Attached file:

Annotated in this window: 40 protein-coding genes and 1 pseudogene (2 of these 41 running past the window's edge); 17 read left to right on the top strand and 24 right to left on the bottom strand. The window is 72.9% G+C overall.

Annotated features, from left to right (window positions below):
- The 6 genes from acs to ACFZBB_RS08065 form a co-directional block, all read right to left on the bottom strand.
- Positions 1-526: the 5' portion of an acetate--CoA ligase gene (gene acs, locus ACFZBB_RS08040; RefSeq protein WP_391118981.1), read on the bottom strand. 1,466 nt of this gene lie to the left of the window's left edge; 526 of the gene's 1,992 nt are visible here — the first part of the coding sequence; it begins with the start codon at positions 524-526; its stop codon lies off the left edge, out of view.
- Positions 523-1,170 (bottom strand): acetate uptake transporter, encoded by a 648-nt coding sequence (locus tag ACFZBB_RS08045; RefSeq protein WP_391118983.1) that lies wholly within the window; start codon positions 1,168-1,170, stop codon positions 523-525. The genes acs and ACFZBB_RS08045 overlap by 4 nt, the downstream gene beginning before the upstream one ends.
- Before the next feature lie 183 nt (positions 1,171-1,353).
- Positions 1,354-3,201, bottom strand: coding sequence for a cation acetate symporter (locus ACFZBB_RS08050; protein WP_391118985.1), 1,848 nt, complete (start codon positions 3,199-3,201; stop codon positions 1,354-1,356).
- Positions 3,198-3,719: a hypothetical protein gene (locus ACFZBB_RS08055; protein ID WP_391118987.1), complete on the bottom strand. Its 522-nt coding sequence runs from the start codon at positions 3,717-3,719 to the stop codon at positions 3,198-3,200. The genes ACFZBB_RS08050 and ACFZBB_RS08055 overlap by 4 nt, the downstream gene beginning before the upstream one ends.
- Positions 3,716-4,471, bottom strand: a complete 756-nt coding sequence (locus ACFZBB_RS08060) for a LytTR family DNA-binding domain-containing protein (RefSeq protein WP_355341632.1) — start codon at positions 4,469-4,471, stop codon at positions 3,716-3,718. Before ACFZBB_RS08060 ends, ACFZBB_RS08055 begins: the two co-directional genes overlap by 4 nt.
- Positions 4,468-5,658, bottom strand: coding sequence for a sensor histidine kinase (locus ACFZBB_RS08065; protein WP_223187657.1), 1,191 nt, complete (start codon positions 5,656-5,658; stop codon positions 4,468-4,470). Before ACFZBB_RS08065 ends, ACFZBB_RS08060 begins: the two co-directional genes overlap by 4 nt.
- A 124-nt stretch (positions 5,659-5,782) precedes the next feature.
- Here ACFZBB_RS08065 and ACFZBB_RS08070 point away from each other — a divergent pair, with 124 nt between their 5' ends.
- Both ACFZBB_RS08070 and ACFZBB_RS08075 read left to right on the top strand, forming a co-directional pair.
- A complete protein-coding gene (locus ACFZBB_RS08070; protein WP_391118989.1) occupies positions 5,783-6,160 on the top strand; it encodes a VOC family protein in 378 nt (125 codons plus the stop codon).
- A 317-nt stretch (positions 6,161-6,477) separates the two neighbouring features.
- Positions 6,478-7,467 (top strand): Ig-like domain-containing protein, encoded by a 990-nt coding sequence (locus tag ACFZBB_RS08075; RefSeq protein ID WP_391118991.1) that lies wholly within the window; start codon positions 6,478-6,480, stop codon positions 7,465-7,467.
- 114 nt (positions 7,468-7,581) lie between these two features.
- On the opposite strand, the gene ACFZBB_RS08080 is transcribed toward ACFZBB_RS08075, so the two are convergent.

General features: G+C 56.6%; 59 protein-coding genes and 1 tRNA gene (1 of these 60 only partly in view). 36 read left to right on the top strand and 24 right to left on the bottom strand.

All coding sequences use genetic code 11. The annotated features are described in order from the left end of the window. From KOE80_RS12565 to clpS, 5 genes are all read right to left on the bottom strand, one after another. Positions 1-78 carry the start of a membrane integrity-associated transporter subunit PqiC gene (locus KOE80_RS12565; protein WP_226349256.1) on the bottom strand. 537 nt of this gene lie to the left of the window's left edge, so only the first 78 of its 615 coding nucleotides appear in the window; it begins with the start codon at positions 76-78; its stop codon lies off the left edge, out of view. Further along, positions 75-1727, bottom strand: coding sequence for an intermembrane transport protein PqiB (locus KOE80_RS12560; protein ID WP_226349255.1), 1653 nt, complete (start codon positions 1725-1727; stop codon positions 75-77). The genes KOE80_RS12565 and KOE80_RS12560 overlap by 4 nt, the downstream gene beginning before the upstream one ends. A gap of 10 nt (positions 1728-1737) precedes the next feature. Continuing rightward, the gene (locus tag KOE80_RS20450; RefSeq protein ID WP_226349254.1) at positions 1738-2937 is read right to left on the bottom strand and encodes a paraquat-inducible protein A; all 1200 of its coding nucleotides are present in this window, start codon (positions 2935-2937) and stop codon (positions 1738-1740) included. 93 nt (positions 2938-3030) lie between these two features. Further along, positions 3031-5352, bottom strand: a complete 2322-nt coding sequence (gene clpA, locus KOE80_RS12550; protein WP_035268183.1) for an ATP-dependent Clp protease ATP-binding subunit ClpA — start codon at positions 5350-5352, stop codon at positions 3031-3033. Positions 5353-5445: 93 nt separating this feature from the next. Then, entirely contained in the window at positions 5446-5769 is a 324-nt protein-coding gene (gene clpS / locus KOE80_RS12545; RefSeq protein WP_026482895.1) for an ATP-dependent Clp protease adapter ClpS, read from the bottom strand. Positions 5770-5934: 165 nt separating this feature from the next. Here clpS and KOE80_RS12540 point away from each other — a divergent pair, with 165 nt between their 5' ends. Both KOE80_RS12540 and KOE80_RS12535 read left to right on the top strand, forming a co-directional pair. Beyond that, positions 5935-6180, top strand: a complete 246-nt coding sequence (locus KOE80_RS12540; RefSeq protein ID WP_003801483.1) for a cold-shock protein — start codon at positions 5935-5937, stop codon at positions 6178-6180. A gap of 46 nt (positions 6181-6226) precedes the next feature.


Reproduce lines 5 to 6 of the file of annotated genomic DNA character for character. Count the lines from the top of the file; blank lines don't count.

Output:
- Positions 523-1,170 (bottom strand): acetate uptake transporter, encoded by a 648-nt coding sequence (locus tag ACFZBB_RS08045; RefSeq protein WP_391118983.1) that lies wholly within the window; start codon positions 1,168-1,170, stop codon positions 523-525. The genes acs and ACFZBB_RS08045 overlap by 4 nt, the downstream gene beginning before the upstream one ends.
- Before the next feature lie 183 nt (positions 1,171-1,353).